Loops are the indoor listener's best friend, no doubt about it. Is it going to equal a good outdoor antenna? Obviously not - but it's probably as good as you'll get. You could even put the PAR SWL antenna up there. Anything to cut down on the noise - the bane of the indoor DXer...

73 Mike
 

detsf79

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Don't have an attic, but presently have a discone on a 18' mast that I use for both V/UHF (2 scanners) and HF (the R8B) thru a T-connector. HF works pretty good, but the scanners could be better. I could go for a separate HF vertical, though.
 

ka3jjz

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Verticals are nice for long-distance stuff, but have one major weakness - they pick up noise sources quite easily. You would need to mount the antenna well away from the house and other noise sources for it to be viable - and I would imagine you've got enough snow up there now to make that impractical. It does depend on your local environment, of course.

73 Mike
 

SCPD

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Don't have an attic, but presently have a discone on a 18' mast that I use for both V/UHF (2 scanners) and HF (the R8B) thru a T-connector. HF works pretty good, but the scanners could be better. I could go for a separate HF vertical, though.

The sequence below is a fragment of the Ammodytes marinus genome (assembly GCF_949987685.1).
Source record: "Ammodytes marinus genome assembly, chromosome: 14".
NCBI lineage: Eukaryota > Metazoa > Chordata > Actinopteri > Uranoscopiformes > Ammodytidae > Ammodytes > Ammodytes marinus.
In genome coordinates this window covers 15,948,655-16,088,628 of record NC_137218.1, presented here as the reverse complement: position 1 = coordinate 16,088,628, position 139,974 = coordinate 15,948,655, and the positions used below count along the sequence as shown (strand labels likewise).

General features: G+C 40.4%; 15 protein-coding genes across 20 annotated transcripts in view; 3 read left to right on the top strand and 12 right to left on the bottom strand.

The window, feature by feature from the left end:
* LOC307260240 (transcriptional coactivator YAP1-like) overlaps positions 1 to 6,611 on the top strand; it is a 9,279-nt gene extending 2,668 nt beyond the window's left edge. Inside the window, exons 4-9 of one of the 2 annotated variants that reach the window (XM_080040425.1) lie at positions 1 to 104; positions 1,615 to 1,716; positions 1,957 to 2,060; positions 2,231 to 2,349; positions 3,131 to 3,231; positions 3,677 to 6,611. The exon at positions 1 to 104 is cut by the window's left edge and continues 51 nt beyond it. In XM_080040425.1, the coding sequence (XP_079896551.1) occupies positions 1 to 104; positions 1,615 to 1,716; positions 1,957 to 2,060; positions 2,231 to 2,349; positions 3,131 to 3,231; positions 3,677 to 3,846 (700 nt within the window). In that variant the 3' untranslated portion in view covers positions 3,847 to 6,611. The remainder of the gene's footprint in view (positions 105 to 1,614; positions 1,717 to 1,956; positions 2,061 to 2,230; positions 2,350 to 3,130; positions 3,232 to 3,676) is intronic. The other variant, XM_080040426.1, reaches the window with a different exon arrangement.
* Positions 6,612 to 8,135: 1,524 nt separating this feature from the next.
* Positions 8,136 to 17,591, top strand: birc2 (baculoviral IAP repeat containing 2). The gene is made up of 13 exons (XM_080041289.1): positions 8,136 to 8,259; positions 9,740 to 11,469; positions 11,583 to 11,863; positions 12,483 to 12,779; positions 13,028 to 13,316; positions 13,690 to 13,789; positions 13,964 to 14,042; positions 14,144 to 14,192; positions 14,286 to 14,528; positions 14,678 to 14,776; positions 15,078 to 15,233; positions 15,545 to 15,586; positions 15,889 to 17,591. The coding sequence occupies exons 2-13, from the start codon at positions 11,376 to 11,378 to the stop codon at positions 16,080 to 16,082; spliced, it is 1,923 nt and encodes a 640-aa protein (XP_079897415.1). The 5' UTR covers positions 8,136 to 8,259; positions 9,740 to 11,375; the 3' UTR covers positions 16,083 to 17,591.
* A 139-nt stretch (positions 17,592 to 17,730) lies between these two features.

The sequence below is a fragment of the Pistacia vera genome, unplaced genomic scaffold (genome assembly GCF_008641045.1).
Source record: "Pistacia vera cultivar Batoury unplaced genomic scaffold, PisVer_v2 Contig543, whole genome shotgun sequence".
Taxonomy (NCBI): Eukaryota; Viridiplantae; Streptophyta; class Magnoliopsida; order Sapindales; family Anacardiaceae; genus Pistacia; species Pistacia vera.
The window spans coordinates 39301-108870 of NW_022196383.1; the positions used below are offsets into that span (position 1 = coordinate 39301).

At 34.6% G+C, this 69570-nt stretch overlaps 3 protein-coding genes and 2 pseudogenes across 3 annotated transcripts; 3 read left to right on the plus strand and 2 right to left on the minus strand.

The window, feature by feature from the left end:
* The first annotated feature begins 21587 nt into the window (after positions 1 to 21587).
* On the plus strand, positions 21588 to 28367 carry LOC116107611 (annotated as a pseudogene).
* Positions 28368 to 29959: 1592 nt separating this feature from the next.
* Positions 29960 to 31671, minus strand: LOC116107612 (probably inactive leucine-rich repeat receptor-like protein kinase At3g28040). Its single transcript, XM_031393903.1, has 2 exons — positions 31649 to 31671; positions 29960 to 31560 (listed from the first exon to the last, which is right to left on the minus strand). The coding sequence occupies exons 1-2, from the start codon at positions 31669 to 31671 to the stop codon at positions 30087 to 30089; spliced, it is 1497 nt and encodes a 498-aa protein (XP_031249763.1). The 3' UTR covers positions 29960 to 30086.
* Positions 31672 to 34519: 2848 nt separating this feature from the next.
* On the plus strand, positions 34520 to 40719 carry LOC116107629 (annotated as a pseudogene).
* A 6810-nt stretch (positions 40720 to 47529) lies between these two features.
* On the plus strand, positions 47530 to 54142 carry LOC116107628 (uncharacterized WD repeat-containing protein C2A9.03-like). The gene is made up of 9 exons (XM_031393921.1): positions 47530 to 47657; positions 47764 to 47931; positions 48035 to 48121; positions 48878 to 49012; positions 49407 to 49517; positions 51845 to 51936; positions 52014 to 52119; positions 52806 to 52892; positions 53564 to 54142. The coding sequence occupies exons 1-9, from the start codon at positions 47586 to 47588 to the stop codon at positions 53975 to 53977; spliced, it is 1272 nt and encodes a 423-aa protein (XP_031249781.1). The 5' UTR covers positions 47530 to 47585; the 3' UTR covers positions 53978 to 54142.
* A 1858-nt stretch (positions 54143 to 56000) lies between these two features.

As others have said, you need to separate your HF and Scanner antennas. That T- connector will mess with both antennas and will kill any kind of efficiency you may have.

Use the discone for your scanners but make a simple wire antenna for your Drake R8B. That's a nice radio and deserves a decent antenna to perform as it should.

If you want to buy commerical, then look at the Par End-Fed SWL antenna. It's perfect for the Drake.

Par Electronics EF-SWL End Fed Dipole SWL Antenna. Par EF-SWL.

or you could add another antenna to your mast - something like this:

Apex Radio 303WA-2 Shortwave antenna. ApexRadio

It won't have the performance of the PAR antenna, but it's better than using a scanner discone for HF.
 

ka3jjz

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Hmph - for much less than 1/2 the price of the Apex, you could build something. Nice marketing, but still, yet another vertical, and just as prone to noise sources.

73 Mike
 

trashman43